No one would have blamed Jess Knapp if she had called it quits after tearing two ligaments in her left knee in late December.
After all, the Penn basketball captain’s options were limited. Surgery would be required to repair her injury, and recovery time would easily exceed the two and a half months remaining in the Quakers’ season.
But these were special circumstances. This was her senior year — the culmination of her career in basketball, a game she hasn’t stopped playing since she was eight years old.
Throwing caution to the wind, Knapp chose not to opt for an operation. To her, there was only one option: play hurt.
‘ACL’ is an acronymn no athlete ever wants to hear from a doctor.
It’s never good news. In most cases, injuries to the anterior cruciate ligament put an athlete out of commission for months at a time. Professional athletes miss entire seasons rehabilitating from ACL injuries.
There’s pretty much only one reason for which playing with such an injury could be worth the gamble: senior year.
“It’s a bit of a high-risk enterprise playing with an ACL or MCL [medial collateral ligament] tear, because the chance of [the knee] blowing out is considerable,” said Dr. John Kelly, Associate Professor of Orthopedic Surgery for Penn Medicine. “She’s got a lot of courage.”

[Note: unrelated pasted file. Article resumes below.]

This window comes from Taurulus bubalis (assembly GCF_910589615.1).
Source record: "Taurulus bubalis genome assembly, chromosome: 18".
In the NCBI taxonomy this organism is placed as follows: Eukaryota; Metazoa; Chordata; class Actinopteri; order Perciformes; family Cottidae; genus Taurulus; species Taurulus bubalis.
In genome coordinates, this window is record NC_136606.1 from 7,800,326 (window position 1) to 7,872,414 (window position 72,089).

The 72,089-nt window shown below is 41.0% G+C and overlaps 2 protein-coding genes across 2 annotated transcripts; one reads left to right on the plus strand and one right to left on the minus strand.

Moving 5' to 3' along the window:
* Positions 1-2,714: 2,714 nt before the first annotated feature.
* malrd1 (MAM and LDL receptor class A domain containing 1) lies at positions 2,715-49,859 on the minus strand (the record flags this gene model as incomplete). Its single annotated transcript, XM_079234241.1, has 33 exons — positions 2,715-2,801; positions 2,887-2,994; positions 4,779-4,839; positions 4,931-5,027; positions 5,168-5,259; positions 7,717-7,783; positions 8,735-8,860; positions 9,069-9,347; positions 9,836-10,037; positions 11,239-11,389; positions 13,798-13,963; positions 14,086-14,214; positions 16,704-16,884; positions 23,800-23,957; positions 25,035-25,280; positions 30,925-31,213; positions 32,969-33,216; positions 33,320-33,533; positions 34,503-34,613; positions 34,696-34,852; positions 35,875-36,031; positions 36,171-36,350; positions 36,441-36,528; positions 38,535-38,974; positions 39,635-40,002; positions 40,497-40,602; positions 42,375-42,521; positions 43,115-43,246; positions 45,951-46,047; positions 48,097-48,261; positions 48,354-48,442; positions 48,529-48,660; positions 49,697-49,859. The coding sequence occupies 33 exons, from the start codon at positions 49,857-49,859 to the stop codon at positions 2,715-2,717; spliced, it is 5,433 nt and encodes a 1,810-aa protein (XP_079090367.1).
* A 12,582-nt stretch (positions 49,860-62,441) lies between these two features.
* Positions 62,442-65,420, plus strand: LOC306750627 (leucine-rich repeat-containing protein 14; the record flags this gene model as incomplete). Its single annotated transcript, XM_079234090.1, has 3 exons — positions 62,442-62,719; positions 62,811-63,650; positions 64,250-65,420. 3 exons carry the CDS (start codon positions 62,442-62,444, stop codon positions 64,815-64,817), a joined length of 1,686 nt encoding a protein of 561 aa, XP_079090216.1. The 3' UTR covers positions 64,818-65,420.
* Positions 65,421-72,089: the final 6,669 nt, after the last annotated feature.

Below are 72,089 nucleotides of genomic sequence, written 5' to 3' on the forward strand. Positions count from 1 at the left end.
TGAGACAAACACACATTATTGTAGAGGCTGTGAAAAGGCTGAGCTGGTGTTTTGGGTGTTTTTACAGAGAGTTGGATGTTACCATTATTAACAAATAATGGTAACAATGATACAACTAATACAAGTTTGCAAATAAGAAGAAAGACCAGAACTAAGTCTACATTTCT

Kelly, who specializes in sports medicine, said there’s almost no question she’ll have to have it repaired once the season is over — assuming she gets through the remainder of the year unscathed, that is.
“It’s definitely more worrisome than playing on an isolated ACL,” he said. “Obviously, the more injured ligaments involved, the higher the risk.”
But it’s ultimately up to the athlete, Kelly stressed. Doctors must sit down with the player and weigh the pros and cons, the latter of which is an extensive list.
“Practically speaking, the most likely thing that will happen will be on the weak link, the ACL,” he said.
The ACL limits side-to-side movement of the knee joint and prevents the tibia — the shinbone — from coming forward. “But the tibia could come forward, and she may damage some cartilage,” Kelly said. “That’s the big risk.”
Even more severe damage could occur if Knapp tears her meniscus, paving the way to a lifelong arthritis problem in the knee. In fact, the only condition her doctor gave her before he took an MRI was that if meniscus damage had occurred, she couldn’t play.
As it turned out, Knapp does have damage to her meniscus in the back of her knee, but it’s not in a high-risk spot. There’s still a 10-percent chance, though, that if she plays, the damage will worsen.
“That’s kind of out of my mind right now,” Knapp said. “The way I see it, I’m already at risk for arthritis with the ACL. But if I didn’t do this, in the long run, I’d regret it — with or without long-term ramifications.”
Knapp knows if she was an underclassmen, she’d be pushed into surgery like she was as a freshman, when she tore the ACL in her right knee. But she couldn’t bear the thought of another year, especially her last year, without basketball.